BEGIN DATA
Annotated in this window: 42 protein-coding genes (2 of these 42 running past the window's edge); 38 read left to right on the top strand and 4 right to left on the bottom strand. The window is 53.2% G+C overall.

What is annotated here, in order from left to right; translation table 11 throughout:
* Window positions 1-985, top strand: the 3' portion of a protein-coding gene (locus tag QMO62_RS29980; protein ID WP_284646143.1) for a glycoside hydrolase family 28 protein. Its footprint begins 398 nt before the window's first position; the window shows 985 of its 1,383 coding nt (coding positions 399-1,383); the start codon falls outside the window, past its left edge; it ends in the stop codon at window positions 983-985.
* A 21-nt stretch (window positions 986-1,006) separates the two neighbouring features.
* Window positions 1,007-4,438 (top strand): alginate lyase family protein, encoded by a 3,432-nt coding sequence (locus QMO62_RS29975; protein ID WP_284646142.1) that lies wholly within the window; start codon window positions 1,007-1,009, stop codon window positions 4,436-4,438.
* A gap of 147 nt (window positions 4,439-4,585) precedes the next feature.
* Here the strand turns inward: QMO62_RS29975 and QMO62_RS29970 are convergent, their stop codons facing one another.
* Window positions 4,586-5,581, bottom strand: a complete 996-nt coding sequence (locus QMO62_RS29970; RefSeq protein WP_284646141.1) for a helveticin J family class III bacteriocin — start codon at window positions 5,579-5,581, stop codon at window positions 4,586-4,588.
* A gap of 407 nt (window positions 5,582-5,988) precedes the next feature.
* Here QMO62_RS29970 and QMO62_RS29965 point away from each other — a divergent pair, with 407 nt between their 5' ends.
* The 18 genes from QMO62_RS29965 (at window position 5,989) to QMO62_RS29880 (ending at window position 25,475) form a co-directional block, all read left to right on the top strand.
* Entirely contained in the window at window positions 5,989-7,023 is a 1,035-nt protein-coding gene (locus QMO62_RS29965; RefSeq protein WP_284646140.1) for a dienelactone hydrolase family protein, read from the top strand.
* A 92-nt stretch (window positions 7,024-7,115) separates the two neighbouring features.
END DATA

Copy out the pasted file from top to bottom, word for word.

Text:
Annotated in this window: 42 protein-coding genes (2 of these 42 running past the window's edge); 38 read left to right on the top strand and 4 right to left on the bottom strand. The window is 53.2% G+C overall.

What is annotated here, in order from left to right; translation table 11 throughout:
* Window positions 1-985, top strand: the 3' portion of a protein-coding gene (locus tag QMO62_RS29980; protein ID WP_284646143.1) for a glycoside hydrolase family 28 protein. Its footprint begins 398 nt before the window's first position; the window shows 985 of its 1,383 coding nt (coding positions 399-1,383); the start codon falls outside the window, past its left edge; it ends in the stop codon at window positions 983-985.
* A 21-nt stretch (window positions 986-1,006) separates the two neighbouring features.
* Window positions 1,007-4,438 (top strand): alginate lyase family protein, encoded by a 3,432-nt coding sequence (locus QMO62_RS29975; protein ID WP_284646142.1) that lies wholly within the window; start codon window positions 1,007-1,009, stop codon window positions 4,436-4,438.
* A gap of 147 nt (window positions 4,439-4,585) precedes the next feature.
* Here the strand turns inward: QMO62_RS29975 and QMO62_RS29970 are convergent, their stop codons facing one another.
* Window positions 4,586-5,581, bottom strand: a complete 996-nt coding sequence (locus QMO62_RS29970; RefSeq protein WP_284646141.1) for a helveticin J family class III bacteriocin — start codon at window positions 5,579-5,581, stop codon at window positions 4,586-4,588.
* A gap of 407 nt (window positions 5,582-5,988) precedes the next feature.
* Here QMO62_RS29970 and QMO62_RS29965 point away from each other — a divergent pair, with 407 nt between their 5' ends.
* The 18 genes from QMO62_RS29965 (at window position 5,989) to QMO62_RS29880 (ending at window position 25,475) form a co-directional block, all read left to right on the top strand.
* Entirely contained in the window at window positions 5,989-7,023 is a 1,035-nt protein-coding gene (locus QMO62_RS29965; RefSeq protein WP_284646140.1) for a dienelactone hydrolase family protein, read from the top strand.
* A 92-nt stretch (window positions 7,024-7,115) separates the two neighbouring features.